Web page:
IMPORTANT NOTE! This is not a union authorization card to join any union and it is not a legal document. We're just real wireless workers standing together.

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Wireless Workers Statement of Principles

We are a group of wireless workers at AT&T Mobility, Verizon Wireless and T-Mobile who have come together to demand better from our industry. We work in call centers and retail stores and as technicians.

We have found that no matter the company, our issues at work are often the same. As workers, we make our companies run, yet we have all seen our pay, benefits, and working conditions get worse while our employers make more and more in profits.

We put out this statement because we believe that we are all stronger together and in making these demands we want to keep our employers accountable. The wireless industry makes billions of dollars in profit per year. We are invested in making sure that this industry continues to be successful and that we are able to share in that success and work with dignity and respect.


Management must respect our right to organize and speak out on the job. By joining together to advocate for better conditions we can ensure that management hear us and take us seriously. We need stability and peace of mind in order to do our best work.

  • Freedom to organize for better conditions and to have a voice at work.
  • Trust that we can do our jobs without micromanagement or belittling.
  • Realistic goals that consider sales climate, products, and human behavior.
  • Fair policies and flexibility in scheduling that will allow for work-life balance, including holidays consistent with school calendars and the ability to use our sick days and vacation days without jeopardizing our jobs.
  • An end to arbitrary reassignment, unilateral policy changes, or forced overtime.


As our workloads have increased, our wages and benefits have not kept up. Workers need fair wages that reflect the cost of living, profit sharing, and fair commissions. All these things allow us to take care of our families and save for the future—even in cities where the cost of living is high.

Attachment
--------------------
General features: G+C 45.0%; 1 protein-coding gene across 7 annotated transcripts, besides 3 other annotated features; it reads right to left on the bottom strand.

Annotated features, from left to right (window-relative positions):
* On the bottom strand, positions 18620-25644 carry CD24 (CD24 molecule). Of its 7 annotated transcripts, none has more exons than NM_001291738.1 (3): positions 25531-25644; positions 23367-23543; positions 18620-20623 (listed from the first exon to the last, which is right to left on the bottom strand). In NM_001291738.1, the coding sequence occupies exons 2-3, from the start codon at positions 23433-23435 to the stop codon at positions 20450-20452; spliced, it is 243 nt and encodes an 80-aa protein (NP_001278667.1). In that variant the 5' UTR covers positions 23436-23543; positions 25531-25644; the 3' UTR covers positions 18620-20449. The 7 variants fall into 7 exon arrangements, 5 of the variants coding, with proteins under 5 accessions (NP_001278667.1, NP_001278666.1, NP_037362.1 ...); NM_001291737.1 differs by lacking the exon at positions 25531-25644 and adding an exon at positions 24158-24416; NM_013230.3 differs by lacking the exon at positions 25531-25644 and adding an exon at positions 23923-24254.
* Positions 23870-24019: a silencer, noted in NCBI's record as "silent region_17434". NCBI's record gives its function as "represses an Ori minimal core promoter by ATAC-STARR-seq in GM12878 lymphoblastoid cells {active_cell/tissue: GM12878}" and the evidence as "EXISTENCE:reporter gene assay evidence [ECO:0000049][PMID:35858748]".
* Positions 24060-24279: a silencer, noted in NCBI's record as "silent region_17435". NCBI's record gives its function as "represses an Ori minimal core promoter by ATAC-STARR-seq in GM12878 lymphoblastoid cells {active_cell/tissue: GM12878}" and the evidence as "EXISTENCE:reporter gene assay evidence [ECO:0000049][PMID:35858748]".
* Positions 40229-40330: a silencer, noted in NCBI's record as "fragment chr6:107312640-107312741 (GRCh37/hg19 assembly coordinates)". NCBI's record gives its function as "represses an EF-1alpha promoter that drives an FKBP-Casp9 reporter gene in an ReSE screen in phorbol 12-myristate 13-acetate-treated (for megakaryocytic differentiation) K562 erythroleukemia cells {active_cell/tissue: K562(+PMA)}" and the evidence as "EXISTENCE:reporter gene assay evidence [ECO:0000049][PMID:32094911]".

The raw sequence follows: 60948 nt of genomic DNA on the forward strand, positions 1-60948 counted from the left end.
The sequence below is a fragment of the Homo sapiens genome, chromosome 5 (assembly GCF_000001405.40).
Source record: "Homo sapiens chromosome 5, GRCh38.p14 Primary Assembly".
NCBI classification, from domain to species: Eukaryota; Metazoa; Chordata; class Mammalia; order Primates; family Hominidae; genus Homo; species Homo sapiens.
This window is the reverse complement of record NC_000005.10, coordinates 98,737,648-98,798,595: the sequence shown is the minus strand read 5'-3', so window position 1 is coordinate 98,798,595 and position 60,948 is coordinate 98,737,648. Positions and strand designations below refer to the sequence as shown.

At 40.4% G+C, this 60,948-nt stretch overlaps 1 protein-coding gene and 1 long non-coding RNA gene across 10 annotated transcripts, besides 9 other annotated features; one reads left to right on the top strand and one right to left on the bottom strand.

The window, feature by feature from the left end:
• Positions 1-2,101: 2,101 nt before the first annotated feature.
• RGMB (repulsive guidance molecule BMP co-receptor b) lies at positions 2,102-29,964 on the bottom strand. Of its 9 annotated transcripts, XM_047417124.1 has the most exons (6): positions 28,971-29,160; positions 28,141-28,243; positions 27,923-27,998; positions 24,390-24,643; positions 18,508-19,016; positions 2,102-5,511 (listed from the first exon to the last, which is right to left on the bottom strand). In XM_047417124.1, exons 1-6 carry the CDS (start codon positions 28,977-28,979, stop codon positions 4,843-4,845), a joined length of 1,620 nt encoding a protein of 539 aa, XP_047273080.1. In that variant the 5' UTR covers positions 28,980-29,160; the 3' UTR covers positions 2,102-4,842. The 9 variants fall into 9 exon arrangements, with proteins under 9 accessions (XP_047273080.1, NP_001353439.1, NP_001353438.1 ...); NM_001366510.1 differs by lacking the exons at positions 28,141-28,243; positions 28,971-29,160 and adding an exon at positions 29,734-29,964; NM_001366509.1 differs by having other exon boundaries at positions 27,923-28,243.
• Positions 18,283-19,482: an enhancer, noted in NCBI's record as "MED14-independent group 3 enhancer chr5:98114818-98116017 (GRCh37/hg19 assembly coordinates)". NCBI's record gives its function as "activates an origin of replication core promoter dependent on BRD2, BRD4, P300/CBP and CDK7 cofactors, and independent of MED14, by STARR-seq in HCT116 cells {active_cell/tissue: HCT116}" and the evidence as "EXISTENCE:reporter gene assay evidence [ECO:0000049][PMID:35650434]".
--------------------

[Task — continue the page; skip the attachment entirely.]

• Payment for all time worked and compensation for additional duties.
  • Improved job security and a limit on outsourcing of call center, retail, and technician jobs.
  • Transparent commission structure.
  • Tuition reimbursement.
  • Paid parental leave and child care assistance.
  • Flexible scheduling, especially for parents.
  • Raises reflecting cost of living increases.


We need the ability to provide feedback to the management team to improve accountability in our work groups. And we need worker advocates, including union representatives, at stores and call centers.

  • Clear, concrete paths for career advancement, not gimmicks.
  • Consistency across work groups in training, policies, and procedures.
  • Evaluations based on observations, not on metrics. Metrics should be flags for better coaching, not for punishment.
  • Company investment in ongoing employee training and designated training days.
  • Better communication and transparency between retail stores and call centers—a culture of cooperation, not competition.
  • Technicians in stores for proper diagnosis of problems.
  • An end to required cold calls to generate sales.
  • To be on the sales floor for our entire shift as sales representatives so we can meet goals, rather than being taken off the floor for other tasks.
  • More managers with customer service and sales experience who will assist when needed, rather than watching from the sidelines.


Sales and customer service are both essential to the customer experience. We should be able to work together to make sure customers are satisfied. But customer care must always be separate from sales, technical support, and billing issues to ensure the best outcomes.

  • To have their problems solved quickly, with full transparency and solutions tailored to their needs, not to the latest promotions.
  • To know whether they are speaking with a worker in the United States or elsewhere, and must have the right to request to speak with someone in the United States.
  • To understand that authorized dealers are different from corporate stores, and may not be able to meet all customer service needs.
  • To experience real human interaction with all employees, without stiff scripts or invasive questions.
  • To not be subjected to unethical sales tactics that result from unattainable sales goals.
  • To not be charged for upgrades if the company is making full retail value for a phone.

Worker Voices

  • You are of value, and you need to know that and the company needs to recognize that as well.

    Orlando, Verizon Wireless